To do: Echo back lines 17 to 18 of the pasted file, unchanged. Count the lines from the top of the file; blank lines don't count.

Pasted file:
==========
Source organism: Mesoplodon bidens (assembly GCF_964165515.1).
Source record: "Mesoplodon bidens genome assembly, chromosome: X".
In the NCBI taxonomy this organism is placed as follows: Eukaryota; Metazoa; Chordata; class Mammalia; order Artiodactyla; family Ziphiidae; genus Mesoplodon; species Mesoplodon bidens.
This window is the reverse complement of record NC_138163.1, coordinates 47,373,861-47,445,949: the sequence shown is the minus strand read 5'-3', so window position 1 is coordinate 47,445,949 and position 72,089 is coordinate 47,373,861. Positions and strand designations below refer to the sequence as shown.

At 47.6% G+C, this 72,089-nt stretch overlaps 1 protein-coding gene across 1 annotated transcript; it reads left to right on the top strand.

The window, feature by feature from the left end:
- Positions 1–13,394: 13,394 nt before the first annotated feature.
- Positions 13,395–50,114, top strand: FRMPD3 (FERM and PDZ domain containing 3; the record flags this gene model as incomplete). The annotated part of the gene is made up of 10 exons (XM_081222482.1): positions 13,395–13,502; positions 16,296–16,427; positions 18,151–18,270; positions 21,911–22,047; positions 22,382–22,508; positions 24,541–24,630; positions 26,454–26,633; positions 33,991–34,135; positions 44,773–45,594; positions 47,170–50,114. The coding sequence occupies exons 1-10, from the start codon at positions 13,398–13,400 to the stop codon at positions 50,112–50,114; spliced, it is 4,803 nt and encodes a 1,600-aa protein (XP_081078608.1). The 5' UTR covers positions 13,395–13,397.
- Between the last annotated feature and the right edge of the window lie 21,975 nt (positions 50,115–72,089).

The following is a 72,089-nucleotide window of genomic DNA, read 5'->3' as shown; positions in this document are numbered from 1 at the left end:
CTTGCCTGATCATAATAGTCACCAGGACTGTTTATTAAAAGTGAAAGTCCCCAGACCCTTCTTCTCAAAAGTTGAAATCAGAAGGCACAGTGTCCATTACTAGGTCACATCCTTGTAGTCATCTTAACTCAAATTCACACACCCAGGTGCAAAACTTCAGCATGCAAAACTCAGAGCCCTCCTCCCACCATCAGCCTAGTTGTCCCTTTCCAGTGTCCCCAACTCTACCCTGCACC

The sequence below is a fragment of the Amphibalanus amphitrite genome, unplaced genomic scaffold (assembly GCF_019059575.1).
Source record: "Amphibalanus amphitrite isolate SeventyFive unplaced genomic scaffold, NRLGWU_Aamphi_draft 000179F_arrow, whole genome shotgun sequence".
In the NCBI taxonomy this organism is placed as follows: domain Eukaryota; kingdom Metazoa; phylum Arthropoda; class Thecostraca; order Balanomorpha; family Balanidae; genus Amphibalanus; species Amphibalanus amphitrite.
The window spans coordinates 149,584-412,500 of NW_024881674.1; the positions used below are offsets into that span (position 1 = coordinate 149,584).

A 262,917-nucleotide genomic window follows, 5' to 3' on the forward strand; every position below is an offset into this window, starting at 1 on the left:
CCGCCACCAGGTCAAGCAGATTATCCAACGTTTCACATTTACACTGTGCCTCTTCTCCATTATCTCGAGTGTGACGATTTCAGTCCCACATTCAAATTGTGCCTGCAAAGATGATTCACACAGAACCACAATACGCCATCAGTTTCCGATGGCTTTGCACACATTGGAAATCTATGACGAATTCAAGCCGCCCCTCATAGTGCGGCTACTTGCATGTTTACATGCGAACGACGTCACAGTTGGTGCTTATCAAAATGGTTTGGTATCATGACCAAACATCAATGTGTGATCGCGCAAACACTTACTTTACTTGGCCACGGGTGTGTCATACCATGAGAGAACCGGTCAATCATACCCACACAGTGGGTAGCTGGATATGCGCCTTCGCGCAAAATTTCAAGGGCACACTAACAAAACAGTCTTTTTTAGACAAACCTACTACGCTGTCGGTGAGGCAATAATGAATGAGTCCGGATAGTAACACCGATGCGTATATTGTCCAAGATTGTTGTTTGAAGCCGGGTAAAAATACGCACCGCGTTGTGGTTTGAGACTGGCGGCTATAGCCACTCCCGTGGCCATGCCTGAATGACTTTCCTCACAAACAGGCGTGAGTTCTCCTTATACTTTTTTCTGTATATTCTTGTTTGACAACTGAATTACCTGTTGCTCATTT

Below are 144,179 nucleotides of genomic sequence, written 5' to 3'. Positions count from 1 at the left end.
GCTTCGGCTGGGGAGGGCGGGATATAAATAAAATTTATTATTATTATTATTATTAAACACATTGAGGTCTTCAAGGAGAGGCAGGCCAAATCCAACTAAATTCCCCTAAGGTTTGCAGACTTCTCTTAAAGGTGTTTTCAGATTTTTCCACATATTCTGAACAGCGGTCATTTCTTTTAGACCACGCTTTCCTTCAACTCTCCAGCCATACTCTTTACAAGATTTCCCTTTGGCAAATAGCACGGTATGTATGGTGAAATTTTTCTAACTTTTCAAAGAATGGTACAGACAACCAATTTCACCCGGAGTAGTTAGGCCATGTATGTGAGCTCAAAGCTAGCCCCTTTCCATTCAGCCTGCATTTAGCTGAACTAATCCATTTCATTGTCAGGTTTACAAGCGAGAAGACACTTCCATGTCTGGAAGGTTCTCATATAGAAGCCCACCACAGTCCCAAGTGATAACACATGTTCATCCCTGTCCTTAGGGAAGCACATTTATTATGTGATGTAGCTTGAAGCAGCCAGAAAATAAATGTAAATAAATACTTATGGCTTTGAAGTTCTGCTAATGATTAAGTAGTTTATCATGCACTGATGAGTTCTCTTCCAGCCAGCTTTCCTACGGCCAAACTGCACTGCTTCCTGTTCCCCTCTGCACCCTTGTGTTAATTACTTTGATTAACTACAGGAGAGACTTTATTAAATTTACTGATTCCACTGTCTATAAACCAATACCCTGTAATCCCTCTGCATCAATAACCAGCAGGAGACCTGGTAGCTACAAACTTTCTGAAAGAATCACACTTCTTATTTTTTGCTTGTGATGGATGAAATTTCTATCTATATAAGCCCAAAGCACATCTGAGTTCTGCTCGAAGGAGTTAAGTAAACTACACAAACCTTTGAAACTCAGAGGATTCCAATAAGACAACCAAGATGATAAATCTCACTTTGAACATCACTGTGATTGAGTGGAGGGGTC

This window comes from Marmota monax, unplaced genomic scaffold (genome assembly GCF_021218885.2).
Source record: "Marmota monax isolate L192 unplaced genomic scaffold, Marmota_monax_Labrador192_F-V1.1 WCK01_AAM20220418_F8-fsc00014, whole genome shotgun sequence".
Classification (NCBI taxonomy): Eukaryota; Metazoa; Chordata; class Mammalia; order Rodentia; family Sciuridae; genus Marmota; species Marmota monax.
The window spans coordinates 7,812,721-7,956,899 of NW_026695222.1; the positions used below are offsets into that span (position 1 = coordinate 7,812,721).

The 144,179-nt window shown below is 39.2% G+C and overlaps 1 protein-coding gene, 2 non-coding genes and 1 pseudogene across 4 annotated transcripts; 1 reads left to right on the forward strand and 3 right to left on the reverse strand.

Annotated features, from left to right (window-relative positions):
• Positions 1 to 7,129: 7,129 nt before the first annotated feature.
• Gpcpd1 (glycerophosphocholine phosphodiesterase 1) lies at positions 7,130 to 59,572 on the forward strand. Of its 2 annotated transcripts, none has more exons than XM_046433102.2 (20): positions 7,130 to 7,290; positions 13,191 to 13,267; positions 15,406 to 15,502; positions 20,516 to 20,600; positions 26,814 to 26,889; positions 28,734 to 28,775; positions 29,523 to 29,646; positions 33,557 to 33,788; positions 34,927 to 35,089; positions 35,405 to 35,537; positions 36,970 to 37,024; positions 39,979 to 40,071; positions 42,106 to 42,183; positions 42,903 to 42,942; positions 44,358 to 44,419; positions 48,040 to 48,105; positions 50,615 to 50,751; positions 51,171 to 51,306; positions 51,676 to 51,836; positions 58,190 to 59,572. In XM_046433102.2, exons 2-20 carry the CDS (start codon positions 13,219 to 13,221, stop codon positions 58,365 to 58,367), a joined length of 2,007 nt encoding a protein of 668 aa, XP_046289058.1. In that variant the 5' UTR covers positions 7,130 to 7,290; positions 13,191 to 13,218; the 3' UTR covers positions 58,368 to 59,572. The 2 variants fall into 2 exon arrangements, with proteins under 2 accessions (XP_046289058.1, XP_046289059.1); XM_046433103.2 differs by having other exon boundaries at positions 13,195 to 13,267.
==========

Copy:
CCGCCACCAGGTCAAGCAGATTATCCAACGTTTCACATTTACACTGTGCCTCTTCTCCATTATCTCGAGTGTGACGATTTCAGTCCCACATTCAAATTGTGCCTGCAAAGATGATTCACACAGAACCACAATACGCCATCAGTTTCCGATGGCTTTGCACACATTGGAAATCTATGACGAATTCAAGCCGCCCCTCATAGTGCGGCTACTTGCATGTTTACATGCGAACGACGTCACAGTTGGTGCTTATCAAAATGGTTTGGTATCATGACCAAACATCAATGTGTGATCGCGCAAACACTTACTTTACTTGGCCACGGGTGTGTCATACCATGAGAGAACCGGTCAATCATACCCACACAGTGGGTAGCTGGATATGCGCCTTCGCGCAAAATTTCAAGGGCACACTAACAAAACAGTCTTTTTTAGACAAACCTACTACGCTGTCGGTGAGGCAATAATGAATGAGTCCGGATAGTAACACCGATGCGTATATTGTCCAAGATTGTTGTTTGAAGCCGGGTAAAAATACGCACCGCGTTGTGGTTTGAGACTGGCGGCTATAGCCACTCCCGTGGCCATGCCTGAATGACTTTCCTCACAAACAGGCGTGAGTTCTCCTTATACTTTTTTCTGTATATTCTTGTTTGACAACTGAATTACCTGTTGCTCATTT

Below are 144,179 nucleotides of genomic sequence, written 5' to 3'. Positions count from 1 at the left end.